“You sure you don't want to accompany me?” He turned, directing his voice toward the thrum of laundry in motion.
“I'm sure.” Sandy hollered back, giving the dryer door a thorough slam.
He didn't blame her, really. Suppose it's an open casket affair. Suppose the man was Bill's plasticized, formaldehyde-augmented doppelganger, his organs poached to prevent him from opening his eyes and stating, “just kidding.” Would Bill's old colleagues or insurance agent show up? Perhaps Aunt Greta in her orange moo moo and lipstick extending way outside the lines, hanging deep into the casket bawling over the nephew whom she'd never paid a moments notice. How would he explain all of this to William's missus? Uh, sorry, they're here for me.
Well, he'd decided to go. He'd polished his shoes. He'd slip in quietly and sit in the back. Maybe he'd reconsider the black eyeliner Groucho Marx moustache – One morning I shot an elephant in my pyjamas. How it got into my pyjamas I'll never know. Yuk, yuk, yuk.
Bill checked his watch. Still two hours to show time. He trudged to the refrigerator, coaxing the door open for an inventory of its contents. He wasn't hungry, but he was. Reflexively, he felt for a pulse at the carotid to the left of his Adam's apple. A reassuring thump with the cadence of Newton's cradle. Do you get hungry in the afterlife? Would you know if you were?
Pulling a bowl of red grapes from the top shelf he withdrew to the kitchen table and popped a cold, round orb into his mouth. He curled his tongue around it then rolled it on his pallet, impressed at how quickly he could alter its temperature. He knew little about dead bodies or ghosts but from what he could surmise (based loosely on documentaries and Patrick Swayze's personification of Demi Moore's other-worldly boyfriend) he was sure they didn't produce any measurable heat.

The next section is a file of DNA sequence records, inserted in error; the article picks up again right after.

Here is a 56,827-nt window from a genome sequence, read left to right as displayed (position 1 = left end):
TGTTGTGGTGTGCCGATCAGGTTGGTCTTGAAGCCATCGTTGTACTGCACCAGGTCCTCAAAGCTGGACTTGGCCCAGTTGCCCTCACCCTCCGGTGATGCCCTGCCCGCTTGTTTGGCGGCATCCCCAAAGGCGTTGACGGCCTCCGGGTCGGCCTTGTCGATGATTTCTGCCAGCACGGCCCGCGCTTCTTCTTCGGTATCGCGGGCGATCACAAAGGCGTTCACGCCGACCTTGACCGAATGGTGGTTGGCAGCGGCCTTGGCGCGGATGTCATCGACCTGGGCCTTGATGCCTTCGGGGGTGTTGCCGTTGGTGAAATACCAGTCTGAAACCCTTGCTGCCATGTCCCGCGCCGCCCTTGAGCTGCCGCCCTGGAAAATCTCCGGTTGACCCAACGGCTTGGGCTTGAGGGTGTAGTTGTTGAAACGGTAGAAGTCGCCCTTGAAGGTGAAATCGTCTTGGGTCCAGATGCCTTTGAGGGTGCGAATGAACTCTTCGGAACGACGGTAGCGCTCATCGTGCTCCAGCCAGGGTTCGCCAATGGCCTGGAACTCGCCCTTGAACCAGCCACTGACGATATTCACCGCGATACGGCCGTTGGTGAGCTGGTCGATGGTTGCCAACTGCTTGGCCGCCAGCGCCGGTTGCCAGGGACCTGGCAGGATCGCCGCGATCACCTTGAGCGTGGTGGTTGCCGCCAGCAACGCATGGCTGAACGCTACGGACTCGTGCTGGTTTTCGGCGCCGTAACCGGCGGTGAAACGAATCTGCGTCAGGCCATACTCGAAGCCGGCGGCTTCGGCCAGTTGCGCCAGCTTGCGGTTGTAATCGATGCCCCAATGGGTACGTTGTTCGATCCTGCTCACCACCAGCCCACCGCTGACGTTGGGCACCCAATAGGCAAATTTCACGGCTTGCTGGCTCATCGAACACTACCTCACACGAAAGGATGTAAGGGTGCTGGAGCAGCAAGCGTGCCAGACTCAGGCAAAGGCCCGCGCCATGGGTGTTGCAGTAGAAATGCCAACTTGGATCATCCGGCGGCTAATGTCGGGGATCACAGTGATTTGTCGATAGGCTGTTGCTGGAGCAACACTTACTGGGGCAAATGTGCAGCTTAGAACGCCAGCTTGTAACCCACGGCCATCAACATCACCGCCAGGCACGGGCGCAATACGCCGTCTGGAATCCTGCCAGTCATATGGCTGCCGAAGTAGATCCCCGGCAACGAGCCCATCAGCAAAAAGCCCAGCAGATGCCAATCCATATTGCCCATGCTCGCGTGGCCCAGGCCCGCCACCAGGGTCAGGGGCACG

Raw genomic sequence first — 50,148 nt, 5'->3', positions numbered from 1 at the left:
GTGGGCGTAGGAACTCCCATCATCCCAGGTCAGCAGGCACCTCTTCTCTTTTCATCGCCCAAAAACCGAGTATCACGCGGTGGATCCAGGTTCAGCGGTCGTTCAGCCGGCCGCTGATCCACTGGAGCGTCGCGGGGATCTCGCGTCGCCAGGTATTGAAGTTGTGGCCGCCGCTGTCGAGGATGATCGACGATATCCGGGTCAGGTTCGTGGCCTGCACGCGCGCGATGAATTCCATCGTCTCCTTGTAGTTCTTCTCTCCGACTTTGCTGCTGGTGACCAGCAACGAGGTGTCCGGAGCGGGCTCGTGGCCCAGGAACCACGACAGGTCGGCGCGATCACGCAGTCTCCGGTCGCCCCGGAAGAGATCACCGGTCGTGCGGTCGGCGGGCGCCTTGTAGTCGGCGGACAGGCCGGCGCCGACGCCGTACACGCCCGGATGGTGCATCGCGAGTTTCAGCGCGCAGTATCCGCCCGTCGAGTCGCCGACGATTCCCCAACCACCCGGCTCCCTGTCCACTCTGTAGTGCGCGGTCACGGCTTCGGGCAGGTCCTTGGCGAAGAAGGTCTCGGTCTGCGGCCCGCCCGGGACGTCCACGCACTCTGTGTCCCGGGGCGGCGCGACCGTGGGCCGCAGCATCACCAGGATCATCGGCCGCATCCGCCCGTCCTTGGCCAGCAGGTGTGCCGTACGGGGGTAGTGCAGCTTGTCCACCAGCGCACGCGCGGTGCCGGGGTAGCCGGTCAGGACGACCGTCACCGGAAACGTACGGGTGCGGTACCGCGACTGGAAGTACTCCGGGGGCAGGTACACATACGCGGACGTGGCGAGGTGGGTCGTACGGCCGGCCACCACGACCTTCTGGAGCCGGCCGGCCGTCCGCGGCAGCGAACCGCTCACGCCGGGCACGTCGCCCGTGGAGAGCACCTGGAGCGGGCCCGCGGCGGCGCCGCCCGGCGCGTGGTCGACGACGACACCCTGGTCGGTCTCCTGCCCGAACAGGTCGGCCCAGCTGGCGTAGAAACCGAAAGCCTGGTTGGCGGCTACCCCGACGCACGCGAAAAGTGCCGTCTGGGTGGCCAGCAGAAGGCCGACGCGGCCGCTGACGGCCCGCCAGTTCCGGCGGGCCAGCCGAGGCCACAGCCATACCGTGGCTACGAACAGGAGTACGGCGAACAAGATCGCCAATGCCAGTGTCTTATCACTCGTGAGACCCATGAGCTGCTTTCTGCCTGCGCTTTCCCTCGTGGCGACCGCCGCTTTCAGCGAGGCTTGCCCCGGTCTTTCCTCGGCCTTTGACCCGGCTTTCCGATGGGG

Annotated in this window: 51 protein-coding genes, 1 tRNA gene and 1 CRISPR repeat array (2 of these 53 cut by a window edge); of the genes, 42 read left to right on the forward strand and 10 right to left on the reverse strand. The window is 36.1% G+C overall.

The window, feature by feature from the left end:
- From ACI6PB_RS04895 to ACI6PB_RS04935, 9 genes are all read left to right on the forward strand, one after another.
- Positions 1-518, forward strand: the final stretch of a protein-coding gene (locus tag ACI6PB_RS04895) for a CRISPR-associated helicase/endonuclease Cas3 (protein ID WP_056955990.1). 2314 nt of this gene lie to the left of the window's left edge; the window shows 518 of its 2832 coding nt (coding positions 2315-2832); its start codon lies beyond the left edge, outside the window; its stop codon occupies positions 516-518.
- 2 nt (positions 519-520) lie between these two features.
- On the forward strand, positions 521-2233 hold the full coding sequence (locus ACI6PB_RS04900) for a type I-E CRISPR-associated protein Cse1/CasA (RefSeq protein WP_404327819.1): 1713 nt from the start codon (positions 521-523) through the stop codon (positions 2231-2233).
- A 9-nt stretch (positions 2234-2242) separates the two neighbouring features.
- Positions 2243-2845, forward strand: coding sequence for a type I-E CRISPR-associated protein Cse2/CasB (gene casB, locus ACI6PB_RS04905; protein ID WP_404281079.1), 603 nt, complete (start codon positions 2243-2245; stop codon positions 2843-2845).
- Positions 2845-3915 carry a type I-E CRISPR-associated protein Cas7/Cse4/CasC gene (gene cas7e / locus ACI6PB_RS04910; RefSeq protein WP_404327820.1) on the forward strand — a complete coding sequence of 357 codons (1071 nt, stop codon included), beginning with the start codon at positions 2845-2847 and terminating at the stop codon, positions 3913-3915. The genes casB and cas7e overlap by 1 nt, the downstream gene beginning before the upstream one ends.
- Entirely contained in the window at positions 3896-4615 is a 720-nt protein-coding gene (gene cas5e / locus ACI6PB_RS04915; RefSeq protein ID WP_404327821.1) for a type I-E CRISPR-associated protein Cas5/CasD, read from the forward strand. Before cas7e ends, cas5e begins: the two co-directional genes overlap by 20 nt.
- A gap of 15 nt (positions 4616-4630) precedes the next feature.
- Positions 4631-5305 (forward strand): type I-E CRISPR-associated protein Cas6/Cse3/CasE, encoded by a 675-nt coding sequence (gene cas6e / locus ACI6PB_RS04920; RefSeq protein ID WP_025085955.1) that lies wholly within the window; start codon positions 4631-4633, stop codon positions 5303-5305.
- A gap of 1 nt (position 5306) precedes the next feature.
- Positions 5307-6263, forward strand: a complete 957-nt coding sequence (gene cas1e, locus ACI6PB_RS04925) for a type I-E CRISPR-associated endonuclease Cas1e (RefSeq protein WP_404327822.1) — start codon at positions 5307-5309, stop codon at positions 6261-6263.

“You're still here?” Sandy wandered in with a basket of really white whites, dropping it to the table for a session of linen origami, lining up corners and edges. For her it was a science experiment that required rigorous exactness.
“Killing some time.” Bill looked up in time to catch her “pulease” expression. “Dying to see me leave?” He tried for a second round but she sighed and walked away, readying the kettle for some alone time.
He returned to the refrigerator plucking the obituary from its magnet, running his thumb across its cheap pulpy surface. Sandy drew up from behind, circling him with benevolent arms.
“William John Tavish, stop acting as if one foot is already in the grave. That's some other wife's loss, not mine. I simply refuse to spend our best years worrying that the grim reaper is around the next corner or that this is some sort of sick, divinely-inspired joke.”
He shuffled around, returning the embrace. She took his hand and nudged him towards a kitchen chair, motioning him to sit.
“Read it to me again.”
Bill snatched the reading glasses from his head, dropping them to his nose, and focused on the fine print of the newspaper clipping.
“William (Bill) Tavish left this world the way he came in, quickly and without complaint...” Bill exchanged a wry smile with Sandy.